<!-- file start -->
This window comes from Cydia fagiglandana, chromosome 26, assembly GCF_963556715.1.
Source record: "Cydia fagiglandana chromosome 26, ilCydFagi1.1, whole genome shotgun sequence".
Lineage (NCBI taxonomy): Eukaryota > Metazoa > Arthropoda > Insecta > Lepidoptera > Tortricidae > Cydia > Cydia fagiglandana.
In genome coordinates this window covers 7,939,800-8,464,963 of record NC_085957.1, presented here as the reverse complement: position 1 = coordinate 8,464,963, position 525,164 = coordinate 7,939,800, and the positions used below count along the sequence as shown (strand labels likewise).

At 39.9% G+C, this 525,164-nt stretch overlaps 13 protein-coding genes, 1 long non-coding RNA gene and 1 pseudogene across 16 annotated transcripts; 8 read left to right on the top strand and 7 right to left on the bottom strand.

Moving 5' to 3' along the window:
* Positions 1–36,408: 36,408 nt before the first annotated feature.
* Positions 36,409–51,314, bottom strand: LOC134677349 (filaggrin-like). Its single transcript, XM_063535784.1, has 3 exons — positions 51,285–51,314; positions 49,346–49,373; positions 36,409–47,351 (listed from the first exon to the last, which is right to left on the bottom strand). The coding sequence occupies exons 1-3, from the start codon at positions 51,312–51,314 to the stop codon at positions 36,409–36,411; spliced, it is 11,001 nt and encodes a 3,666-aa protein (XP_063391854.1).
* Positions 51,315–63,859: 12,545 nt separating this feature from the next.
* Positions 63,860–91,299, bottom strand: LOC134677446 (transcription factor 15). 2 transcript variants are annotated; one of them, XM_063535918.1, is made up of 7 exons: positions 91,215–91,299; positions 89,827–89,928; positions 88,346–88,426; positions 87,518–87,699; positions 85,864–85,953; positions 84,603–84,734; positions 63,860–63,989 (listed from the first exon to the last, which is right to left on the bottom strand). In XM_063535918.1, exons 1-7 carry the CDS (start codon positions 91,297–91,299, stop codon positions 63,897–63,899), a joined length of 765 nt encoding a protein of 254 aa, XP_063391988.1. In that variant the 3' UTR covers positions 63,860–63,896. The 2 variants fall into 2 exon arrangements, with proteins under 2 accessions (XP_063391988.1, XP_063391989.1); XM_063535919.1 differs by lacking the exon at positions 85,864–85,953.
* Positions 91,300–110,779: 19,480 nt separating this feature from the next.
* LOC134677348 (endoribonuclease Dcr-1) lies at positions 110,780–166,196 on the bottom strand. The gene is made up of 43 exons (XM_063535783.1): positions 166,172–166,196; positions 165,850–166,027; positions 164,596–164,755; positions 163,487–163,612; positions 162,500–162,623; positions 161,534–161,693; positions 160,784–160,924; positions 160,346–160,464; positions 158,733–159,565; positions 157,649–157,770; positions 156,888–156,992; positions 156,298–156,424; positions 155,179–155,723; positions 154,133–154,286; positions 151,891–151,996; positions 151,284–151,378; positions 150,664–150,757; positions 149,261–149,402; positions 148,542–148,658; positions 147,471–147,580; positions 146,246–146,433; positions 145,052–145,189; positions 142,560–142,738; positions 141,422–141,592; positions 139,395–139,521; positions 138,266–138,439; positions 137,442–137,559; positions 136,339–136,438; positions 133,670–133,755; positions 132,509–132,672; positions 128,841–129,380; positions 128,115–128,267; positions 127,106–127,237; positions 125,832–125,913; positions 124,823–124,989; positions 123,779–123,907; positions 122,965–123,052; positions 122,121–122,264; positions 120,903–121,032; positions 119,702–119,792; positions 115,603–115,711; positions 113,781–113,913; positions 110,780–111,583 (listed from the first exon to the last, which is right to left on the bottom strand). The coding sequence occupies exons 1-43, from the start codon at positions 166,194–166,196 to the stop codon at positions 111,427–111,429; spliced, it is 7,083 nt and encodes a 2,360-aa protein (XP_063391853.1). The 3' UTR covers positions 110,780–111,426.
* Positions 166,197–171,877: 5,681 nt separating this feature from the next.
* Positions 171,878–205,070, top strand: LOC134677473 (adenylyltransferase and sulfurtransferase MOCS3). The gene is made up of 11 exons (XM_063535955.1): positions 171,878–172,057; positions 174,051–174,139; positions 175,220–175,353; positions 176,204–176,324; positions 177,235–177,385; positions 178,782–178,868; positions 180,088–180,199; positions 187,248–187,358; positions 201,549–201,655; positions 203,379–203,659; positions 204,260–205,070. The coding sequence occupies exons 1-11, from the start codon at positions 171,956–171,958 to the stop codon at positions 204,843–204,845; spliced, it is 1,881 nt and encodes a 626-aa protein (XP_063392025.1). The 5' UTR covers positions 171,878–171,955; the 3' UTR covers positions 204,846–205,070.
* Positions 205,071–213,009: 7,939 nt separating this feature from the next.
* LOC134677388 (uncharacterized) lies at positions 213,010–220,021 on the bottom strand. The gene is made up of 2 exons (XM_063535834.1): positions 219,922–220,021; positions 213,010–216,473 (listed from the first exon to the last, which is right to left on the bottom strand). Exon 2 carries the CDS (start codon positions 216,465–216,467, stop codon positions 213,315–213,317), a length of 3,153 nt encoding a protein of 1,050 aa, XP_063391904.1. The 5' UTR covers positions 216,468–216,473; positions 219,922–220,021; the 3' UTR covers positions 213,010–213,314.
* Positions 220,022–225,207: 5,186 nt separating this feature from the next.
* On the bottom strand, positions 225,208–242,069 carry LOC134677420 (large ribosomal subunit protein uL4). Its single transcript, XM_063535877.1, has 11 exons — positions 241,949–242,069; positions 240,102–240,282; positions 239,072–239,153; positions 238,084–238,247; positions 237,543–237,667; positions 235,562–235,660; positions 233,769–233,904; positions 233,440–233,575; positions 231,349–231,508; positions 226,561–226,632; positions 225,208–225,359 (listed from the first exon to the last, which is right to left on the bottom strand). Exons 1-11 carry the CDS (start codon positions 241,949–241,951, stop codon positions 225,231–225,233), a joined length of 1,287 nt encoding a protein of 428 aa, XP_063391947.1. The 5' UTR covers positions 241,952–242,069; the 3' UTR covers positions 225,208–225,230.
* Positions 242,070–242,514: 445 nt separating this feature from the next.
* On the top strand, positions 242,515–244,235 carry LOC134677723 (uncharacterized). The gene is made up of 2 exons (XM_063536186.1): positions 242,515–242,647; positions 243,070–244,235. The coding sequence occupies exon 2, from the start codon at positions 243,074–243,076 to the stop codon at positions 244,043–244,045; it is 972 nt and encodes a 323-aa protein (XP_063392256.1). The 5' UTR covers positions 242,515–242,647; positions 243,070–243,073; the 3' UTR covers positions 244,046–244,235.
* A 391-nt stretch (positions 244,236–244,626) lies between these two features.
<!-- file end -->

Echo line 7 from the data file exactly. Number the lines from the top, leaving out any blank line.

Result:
* Positions 1–36,408: 36,408 nt before the first annotated feature.